Award of €80,000 over Luas accident is upheld by appeal court

Ms Keating, of Bluebell Road, Bluebell, Dublin, sued the taxi driver whose vehicle was involved in the 2017 collision

A woman who was injured when the Luas tram she was on collided with a taxi has had an €80,000 damages award upheld by the Court of Appeal (CoA).

The award by the High Court in 2020 to Margaret Keating (65) included €10,000 for aggravated damages, after the trial judge rejected defence claims that she had given misleading evidence by not informing the defence of a subsequent accident she was involved in on the Luas.

Ms Keating, of Bluebell Road, Bluebell, Dublin, sued the taxi driver whose vehicle was involved in the collision with the tram at Steevens Hill/Heuston Station on June 15th, 2016.

She sued Martin Mulligan, from Leixlip, Co Kildare, alleging he drove through a red light at the junction and failed to keep a proper lookout.


Mr Mulligan denied Ms Keating had suffered as a result of the accident.

She claimed she suffered injuries to her neck and shoulder from striking her shoulder on one of the upright bars on the tram.

Mr Mulligan appealed the €80,000 award made to Ms Keating in 2020 by since-retired High Court judge Kevin Cross.

Mr Mulligan’s primary ground of appeal was that Mr Justice Cross failed to correctly apply the provisions of section 26 of the Civil Liability and Courts Act, 2004, giving the court the power to dismiss an action on the basis of false or misleading evidence.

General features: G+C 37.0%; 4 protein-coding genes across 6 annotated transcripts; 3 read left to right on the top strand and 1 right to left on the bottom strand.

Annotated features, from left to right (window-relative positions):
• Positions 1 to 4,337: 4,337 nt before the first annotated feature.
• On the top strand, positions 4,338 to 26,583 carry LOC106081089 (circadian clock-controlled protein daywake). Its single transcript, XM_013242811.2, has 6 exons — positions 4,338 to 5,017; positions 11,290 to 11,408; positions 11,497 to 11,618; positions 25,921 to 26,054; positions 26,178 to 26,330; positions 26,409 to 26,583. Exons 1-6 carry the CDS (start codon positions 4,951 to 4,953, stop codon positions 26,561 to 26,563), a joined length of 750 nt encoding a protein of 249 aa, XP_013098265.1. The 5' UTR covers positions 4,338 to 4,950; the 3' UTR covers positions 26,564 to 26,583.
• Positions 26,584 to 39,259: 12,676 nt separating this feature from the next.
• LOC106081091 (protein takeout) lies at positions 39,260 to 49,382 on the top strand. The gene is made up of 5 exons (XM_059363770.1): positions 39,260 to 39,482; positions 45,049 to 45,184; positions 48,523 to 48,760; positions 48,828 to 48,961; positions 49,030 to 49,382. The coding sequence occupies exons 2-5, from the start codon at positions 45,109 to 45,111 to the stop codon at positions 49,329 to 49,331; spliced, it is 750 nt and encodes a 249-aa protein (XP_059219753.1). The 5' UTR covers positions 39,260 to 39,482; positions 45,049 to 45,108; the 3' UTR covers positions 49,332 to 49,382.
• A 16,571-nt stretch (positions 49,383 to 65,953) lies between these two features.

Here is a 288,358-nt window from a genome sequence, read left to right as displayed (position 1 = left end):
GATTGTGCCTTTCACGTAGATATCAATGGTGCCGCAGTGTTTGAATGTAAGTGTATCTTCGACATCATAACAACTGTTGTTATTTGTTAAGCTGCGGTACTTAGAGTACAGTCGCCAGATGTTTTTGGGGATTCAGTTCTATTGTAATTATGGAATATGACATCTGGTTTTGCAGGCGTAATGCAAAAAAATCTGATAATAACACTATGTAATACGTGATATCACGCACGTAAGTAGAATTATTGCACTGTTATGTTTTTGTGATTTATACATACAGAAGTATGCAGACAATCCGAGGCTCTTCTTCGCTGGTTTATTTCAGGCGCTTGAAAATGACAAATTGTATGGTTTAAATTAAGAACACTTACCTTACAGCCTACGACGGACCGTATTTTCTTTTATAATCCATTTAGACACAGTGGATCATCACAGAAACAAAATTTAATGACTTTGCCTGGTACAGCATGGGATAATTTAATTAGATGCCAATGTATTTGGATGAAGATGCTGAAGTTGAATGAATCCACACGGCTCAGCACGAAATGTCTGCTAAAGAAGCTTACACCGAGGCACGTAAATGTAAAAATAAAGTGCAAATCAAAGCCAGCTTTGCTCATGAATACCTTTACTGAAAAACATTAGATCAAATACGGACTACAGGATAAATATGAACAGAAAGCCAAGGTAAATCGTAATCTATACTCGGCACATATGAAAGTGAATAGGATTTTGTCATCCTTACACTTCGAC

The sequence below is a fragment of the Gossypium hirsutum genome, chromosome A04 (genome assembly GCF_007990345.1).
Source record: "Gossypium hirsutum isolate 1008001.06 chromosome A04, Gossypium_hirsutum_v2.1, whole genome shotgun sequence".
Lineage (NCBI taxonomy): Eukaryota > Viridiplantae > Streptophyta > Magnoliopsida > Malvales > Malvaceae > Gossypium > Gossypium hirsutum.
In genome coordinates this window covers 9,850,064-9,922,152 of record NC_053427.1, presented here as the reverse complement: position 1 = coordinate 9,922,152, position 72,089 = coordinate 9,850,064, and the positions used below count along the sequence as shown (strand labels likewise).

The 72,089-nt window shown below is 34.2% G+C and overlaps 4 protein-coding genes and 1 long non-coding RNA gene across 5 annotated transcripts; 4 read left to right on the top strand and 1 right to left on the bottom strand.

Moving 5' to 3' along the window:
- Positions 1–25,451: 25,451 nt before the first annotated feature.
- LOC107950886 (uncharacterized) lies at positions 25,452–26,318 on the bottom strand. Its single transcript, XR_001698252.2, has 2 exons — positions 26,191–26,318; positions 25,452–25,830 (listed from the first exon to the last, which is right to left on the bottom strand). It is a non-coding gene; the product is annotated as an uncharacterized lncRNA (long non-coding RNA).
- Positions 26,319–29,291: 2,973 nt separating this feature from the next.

It had been argued by the defence in the High Court that the case should be dismissed because Ms Keating had not disclosed to the defence that she had another, less serious, accident on a Luas more than a year later in August 2017.

Ms Keating, under cross-examination, told the court she did disclose the 2017 accident because she was waiting for the defendant “to ask me” and was telling the truth.

The court heard she was involved in a previous slip and fall accident in the UK in 1996, suffering injuries to her lower back which required surgery. That claim was settled in 2002 for st£400,000 (€459,000).

Mr Justice Cross found Ms Keating was an entirely truthful witness. He did not accept that the defence had established any intention on her part, or of her legal advisers, to mislead the court.

He also said the subsequent 2017 accident was irrelevant to the injuries she was claiming for in the 2016 accident.

The three-judge CoA upheld the findings and award of Mr Justice Cross.

Mr Justice Seamus Noonan, on behalf of the CoA, agreed with the High Court that the 2017 injuries were “entirely irrelevant” to the 2016 accident. It was “not material” and the decision to reject the application to dismiss for misleading evidence was “perfectly correct”, he said.

Regarding how the claim of misleading evidence was advanced in the High Court, Mr Justice Cross was “entirely justified” in making the additional €10,000 aggravated damages award, he said.

Ms Keating’s medical evidence was that she had suffered a genuine injury to her shoulder. When she was examined two years after the accident she was found to have pain symptoms that were largely unchanged and likely to persist in the future, the judge said.

He did not think the award for general damages of €70,000 was “so disproportionate as to amount to an error of law”. In those circumstances, the CoA would not interfere with the award.